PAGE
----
Decomposition

Decomposition units are used to process and chemically alter the heaviest molecules that emerge from the initial distillation column, producing more valuable products. Depending on its composition, the decomposition product can either be mixed directly with the refinery's bulk gasoline product, or be processed further in other refinery units and later mixed with the gasoline product.

Coking and catalytic cracking units are commonly used for decomposition reactions with the lowest quality petroleum feed. Using a combination of heat and pressure, coking units "crack" or break the bonds of larger hydrocarbon molecules, converting them into smaller hydrocarbon molecules and generating coke, a carbon residue. The cracked hydrocarbons are passed to a fractionator where they are further purified based on molecular weight.

Catalytic cracking units upgrade the quality of their liquid feed, producing a mixture that contains performance-enhancing branched and aromatic hydrocarbons. In addition to feed coming directly from the primary distillation column, catalytic cracking units will often process the heavier molecules emerging from a coking unit.

Production

There are two types of coking units: Delayed and continuous. Delayed coking is a semi-continuous process in which multiple reactor drums are operated in batch mode at high temperatures and pressures, producing the cracked fuel products as well as coke, which is deposited on the reactor walls. The product is sent to a fractionator to be further purified, and the coke is removed from the drums using hydraulic cutters.

Continuous coking units require two separate units. In the first unit, steam is pumped through the base of the reactor, fluidizing a bed of fine coke particles. The hot fluidized particles mix with the hydrocarbon feed, causing the hydrocarbons to decompose, creating lighter hydrocarbons and coke as a by-product. The cracked products leave through the top of the reactor and are sent to a fractionator. Excess coke from the reaction becomes mixed with the fluidized coke. To prevent an accumulation of material, the coke is continually circulated to a second unit, where it is separated by particle size into fractions. The smaller particle fraction is re-heated and sent back to the reactor unit, while the larger particle fraction is removed from the unit to maintain steady state operation.

Three types of catalytic cracking processes exist: fixed-bed , moving-bed , and fluid-bed . Today, fluid-bed, otherwise known as fluidized catalytic cracking (FCC), is the most commonly used catalytic cracking method. FCC units contain zeolite, a clay-like alumina-silica catalyst that provides convenient cracking sites for the hydrocarbon molecules. Furthermore, because of the small size of individual zeolite particles, it behaves like a fluid when it is pumped through pipes or a reactor. Coke buildup results in decreased catalytic activity over time.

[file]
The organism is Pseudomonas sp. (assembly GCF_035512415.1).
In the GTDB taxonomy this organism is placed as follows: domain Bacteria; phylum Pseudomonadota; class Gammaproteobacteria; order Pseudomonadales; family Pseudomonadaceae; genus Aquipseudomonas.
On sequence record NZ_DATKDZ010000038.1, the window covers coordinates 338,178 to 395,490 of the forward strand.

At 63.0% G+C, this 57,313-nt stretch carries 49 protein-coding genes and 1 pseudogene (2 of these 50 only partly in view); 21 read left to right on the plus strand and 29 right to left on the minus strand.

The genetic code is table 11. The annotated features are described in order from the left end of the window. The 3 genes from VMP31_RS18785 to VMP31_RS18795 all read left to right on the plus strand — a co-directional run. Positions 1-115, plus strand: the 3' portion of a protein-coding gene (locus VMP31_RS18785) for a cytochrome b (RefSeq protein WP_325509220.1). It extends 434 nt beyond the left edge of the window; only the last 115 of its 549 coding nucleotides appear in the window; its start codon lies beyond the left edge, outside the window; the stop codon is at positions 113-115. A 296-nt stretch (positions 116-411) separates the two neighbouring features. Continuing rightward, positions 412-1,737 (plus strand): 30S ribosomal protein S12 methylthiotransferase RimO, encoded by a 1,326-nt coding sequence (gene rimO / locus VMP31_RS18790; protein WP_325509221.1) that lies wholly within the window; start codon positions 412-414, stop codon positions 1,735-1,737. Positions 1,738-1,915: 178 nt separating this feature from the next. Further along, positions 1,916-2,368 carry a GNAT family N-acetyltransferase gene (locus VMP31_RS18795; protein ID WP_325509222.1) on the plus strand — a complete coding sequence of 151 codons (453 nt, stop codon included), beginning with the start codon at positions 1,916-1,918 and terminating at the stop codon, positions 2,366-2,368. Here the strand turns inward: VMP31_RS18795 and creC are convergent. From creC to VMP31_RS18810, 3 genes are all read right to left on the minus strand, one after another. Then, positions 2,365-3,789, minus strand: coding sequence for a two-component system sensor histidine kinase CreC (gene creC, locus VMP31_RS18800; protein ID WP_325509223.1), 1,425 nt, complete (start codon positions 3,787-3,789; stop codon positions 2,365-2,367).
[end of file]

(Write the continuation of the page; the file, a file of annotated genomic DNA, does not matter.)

To eliminate the layer of coke and regenerate the catalyst, the coke-covered zeolite is burned in the presence of air, forming carbon monoxide and carbon dioxide, which are easily removed from the catalyst-regenerating unit. After being burned and regenerated, the zeolite particles are mixed with the hydrocarbon feed entering the reactor unit. An added bonus to this mixing step is that the zeolite particles effectively transfer heat from the regenerator unit to the hydrocarbon feed, helping vaporize the hydrocarbon feed and eliminating costs for pre-heating.

Purification

Coking and FCC reactor units use similar processes to purify their products. After decomposition, the solid material and vapor hydrocarbons are separated using a cyclcone . In continuous coking units, the solid coke is sent to a solids separator to either be removed from the reaction unit or re-heated and sent back into the reaction. In FCC units, the catalyst is sent to the regeneration unit. Cracked products from delayed coking units are passed straight to a distillation column because the hydrocarbon vapor does not contain any solid material.

(Copyright Mac Process Inc., Kansas City, MO)

After passing through the cyclone separator, the hydrocarbon vapors enter a , where the hydrocarbon vapors separate into heavier and lighter fractions. The heaviest fractions are recycled and sent back to the reactor feed to go through the unit for a second pass and the lightest factions are either blended with the refinery's final gasoline product or processed further in other refinery units.

Acknowledgements

Sierra Monitor Corporation , Milpitas, CA

Monroe Environmental Corporation , Monroe, MI

ROBATEL, Inc. , Pittsfield, MA

Mac Process Inc. , Kansas City, MO

References

"Petroleum Refining Process." OSHA Technical Manual. Section IV: CHapter 2. United States       Department of Labor, Occupational Safety & Health Administration, n.d. Web. 13 Mar.       2016. https://www.osha.gov/dts/osta/otm/otm_iv/otm_iv_2.html

Speight, James G. The Chemistry and Technology of Petroleum. 4th ed. Boca Raton: CRC       Press, 2007. Print.

Developers

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